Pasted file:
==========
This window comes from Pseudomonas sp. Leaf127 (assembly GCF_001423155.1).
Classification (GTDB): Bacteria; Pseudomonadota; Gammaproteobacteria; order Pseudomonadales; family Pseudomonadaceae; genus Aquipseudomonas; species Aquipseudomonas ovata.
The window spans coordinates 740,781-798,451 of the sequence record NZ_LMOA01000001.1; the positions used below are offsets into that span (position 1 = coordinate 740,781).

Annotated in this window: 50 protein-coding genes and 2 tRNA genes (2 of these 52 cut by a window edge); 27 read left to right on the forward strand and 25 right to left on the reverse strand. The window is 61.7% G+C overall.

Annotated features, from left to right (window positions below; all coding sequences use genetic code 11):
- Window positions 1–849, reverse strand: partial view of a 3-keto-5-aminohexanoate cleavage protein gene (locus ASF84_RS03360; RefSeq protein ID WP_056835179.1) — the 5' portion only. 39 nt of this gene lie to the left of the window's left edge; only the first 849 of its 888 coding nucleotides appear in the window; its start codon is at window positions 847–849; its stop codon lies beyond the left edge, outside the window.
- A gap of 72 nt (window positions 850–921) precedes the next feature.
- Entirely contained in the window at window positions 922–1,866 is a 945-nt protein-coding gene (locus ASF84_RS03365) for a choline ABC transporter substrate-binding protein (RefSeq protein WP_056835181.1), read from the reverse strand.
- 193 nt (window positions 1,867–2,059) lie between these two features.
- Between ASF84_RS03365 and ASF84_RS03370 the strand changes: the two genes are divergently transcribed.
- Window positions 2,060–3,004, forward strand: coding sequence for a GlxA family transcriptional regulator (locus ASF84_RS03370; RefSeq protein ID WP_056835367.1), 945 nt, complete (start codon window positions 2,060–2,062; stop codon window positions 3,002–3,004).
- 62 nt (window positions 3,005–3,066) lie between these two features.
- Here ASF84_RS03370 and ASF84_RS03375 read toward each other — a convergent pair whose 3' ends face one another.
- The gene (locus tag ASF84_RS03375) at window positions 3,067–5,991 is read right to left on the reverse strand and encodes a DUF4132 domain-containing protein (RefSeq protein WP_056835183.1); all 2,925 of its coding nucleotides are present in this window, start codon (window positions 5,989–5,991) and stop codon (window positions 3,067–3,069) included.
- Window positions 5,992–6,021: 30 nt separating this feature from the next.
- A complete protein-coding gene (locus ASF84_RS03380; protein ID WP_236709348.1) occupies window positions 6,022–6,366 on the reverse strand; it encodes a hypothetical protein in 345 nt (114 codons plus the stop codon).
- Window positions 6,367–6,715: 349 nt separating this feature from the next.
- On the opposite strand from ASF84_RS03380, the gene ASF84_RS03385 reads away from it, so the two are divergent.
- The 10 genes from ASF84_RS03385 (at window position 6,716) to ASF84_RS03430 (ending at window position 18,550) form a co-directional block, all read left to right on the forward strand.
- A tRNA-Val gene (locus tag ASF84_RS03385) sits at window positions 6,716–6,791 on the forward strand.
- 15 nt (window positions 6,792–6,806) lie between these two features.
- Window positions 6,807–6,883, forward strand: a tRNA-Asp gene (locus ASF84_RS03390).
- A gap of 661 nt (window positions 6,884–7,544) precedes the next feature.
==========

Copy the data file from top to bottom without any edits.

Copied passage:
This window comes from Pseudomonas sp. Leaf127 (assembly GCF_001423155.1).
Classification (GTDB): Bacteria; Pseudomonadota; Gammaproteobacteria; order Pseudomonadales; family Pseudomonadaceae; genus Aquipseudomonas; species Aquipseudomonas ovata.
The window spans coordinates 740,781-798,451 of the sequence record NZ_LMOA01000001.1; the positions used below are offsets into that span (position 1 = coordinate 740,781).

Annotated in this window: 50 protein-coding genes and 2 tRNA genes (2 of these 52 cut by a window edge); 27 read left to right on the forward strand and 25 right to left on the reverse strand. The window is 61.7% G+C overall.

Annotated features, from left to right (window positions below; all coding sequences use genetic code 11):
- Window positions 1–849, reverse strand: partial view of a 3-keto-5-aminohexanoate cleavage protein gene (locus ASF84_RS03360; RefSeq protein ID WP_056835179.1) — the 5' portion only. 39 nt of this gene lie to the left of the window's left edge; only the first 849 of its 888 coding nucleotides appear in the window; its start codon is at window positions 847–849; its stop codon lies beyond the left edge, outside the window.
- A gap of 72 nt (window positions 850–921) precedes the next feature.
- Entirely contained in the window at window positions 922–1,866 is a 945-nt protein-coding gene (locus ASF84_RS03365) for a choline ABC transporter substrate-binding protein (RefSeq protein WP_056835181.1), read from the reverse strand.
- 193 nt (window positions 1,867–2,059) lie between these two features.
- Between ASF84_RS03365 and ASF84_RS03370 the strand changes: the two genes are divergently transcribed.
- Window positions 2,060–3,004, forward strand: coding sequence for a GlxA family transcriptional regulator (locus ASF84_RS03370; RefSeq protein ID WP_056835367.1), 945 nt, complete (start codon window positions 2,060–2,062; stop codon window positions 3,002–3,004).
- 62 nt (window positions 3,005–3,066) lie between these two features.
- Here ASF84_RS03370 and ASF84_RS03375 read toward each other — a convergent pair whose 3' ends face one another.
- The gene (locus tag ASF84_RS03375) at window positions 3,067–5,991 is read right to left on the reverse strand and encodes a DUF4132 domain-containing protein (RefSeq protein WP_056835183.1); all 2,925 of its coding nucleotides are present in this window, start codon (window positions 5,989–5,991) and stop codon (window positions 3,067–3,069) included.
- Window positions 5,992–6,021: 30 nt separating this feature from the next.
- A complete protein-coding gene (locus ASF84_RS03380; protein ID WP_236709348.1) occupies window positions 6,022–6,366 on the reverse strand; it encodes a hypothetical protein in 345 nt (114 codons plus the stop codon).
- Window positions 6,367–6,715: 349 nt separating this feature from the next.
- On the opposite strand from ASF84_RS03380, the gene ASF84_RS03385 reads away from it, so the two are divergent.
- The 10 genes from ASF84_RS03385 (at window position 6,716) to ASF84_RS03430 (ending at window position 18,550) form a co-directional block, all read left to right on the forward strand.
- A tRNA-Val gene (locus tag ASF84_RS03385) sits at window positions 6,716–6,791 on the forward strand.
- 15 nt (window positions 6,792–6,806) lie between these two features.
- Window positions 6,807–6,883, forward strand: a tRNA-Asp gene (locus ASF84_RS03390).
- A gap of 661 nt (window positions 6,884–7,544) precedes the next feature.